Only then did the scythe’s warning come back to him: that he would receive no kindness for what he had done for Kohl. The man had been right—and he hated the scythe for it, just as the others hated Rowan.
* * *
2042. It’s a year that every schoolchild knows. It was the year where computational power became infinite—or so close to infinite that it could no longer be measured. It was the year we knew. . . everything. “The cloud” evolved into “the Thunderhead,” and now all there is to know about everything resides in the near-infinite memory of the Thunderhead for anyone who wants to access it.
But like so many things, once we had possession of infinite knowledge, it suddenly seemed less important. Less urgent. Yes, we know everything, but I often wonder if anyone bothers to look at all that knowledge. There are academics, of course, who study what we already know, but to what end? The very idea of schooling used to be about learning so that we could improve our lives and the world. But a perfect world needs no improvement. Like most everything else we do, education, from grade school through the highest of universities, is just a way to keep us busy.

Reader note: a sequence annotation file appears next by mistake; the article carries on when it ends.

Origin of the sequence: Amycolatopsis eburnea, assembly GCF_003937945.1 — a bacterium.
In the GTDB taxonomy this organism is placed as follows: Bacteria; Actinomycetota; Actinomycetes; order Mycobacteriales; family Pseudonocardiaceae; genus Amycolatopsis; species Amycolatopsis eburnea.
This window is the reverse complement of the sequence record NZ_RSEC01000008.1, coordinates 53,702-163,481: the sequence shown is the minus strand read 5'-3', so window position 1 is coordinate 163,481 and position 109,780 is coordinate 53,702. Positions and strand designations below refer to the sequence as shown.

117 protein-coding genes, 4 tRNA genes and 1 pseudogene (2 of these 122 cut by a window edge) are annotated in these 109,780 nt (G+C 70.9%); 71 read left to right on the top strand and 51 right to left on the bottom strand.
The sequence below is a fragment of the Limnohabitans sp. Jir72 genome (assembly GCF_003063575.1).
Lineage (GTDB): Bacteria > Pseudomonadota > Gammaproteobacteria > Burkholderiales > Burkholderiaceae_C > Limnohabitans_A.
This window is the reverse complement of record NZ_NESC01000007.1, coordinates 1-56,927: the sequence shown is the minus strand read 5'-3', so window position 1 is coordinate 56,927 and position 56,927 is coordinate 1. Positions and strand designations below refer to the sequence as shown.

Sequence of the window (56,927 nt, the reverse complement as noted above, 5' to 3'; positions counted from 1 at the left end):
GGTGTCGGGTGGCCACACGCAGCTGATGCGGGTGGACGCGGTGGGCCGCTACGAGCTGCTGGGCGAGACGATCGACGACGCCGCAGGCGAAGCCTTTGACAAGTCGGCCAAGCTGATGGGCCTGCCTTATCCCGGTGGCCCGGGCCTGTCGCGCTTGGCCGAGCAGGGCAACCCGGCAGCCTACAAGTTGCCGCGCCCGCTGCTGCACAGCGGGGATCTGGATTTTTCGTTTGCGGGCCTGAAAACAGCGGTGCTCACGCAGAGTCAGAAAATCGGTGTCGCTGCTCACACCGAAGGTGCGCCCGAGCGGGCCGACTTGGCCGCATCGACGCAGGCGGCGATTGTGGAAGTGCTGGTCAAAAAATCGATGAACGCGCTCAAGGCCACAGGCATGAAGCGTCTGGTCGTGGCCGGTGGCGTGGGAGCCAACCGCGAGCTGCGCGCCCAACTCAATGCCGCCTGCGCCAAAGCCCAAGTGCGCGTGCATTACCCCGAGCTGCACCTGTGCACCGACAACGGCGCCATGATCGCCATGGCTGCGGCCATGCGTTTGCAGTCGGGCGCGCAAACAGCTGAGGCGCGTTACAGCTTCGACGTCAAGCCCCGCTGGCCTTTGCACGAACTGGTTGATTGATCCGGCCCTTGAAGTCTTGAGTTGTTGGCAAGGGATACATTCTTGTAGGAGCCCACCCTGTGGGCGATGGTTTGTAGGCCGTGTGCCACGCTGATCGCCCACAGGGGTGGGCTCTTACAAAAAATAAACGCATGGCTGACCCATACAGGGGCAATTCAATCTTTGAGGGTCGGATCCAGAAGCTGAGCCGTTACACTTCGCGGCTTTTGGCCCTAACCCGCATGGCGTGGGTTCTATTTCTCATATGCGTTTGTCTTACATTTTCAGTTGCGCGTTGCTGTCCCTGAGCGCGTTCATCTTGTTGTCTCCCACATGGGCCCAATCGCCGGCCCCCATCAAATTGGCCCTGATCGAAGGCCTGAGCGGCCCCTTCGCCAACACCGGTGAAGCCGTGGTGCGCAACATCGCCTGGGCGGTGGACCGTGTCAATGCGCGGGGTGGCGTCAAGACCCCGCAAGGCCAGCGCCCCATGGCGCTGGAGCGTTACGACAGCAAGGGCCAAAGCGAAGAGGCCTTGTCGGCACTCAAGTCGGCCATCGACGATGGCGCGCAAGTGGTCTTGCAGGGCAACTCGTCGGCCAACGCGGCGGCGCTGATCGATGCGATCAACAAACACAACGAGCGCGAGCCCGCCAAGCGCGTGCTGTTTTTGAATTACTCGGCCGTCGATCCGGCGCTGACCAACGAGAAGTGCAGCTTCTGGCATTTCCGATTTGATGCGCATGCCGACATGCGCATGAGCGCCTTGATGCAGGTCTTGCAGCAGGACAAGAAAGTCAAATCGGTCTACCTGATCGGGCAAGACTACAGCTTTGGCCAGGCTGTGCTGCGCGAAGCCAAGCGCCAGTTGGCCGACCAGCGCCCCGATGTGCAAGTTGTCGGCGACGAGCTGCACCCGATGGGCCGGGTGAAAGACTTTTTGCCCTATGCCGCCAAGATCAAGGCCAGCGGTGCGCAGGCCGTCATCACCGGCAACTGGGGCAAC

2042 is the year we conquered death, and also the year we stopped counting. Sure, we still numbered years for a few more decades, but at the moment of immortality, passing time ceased to matter.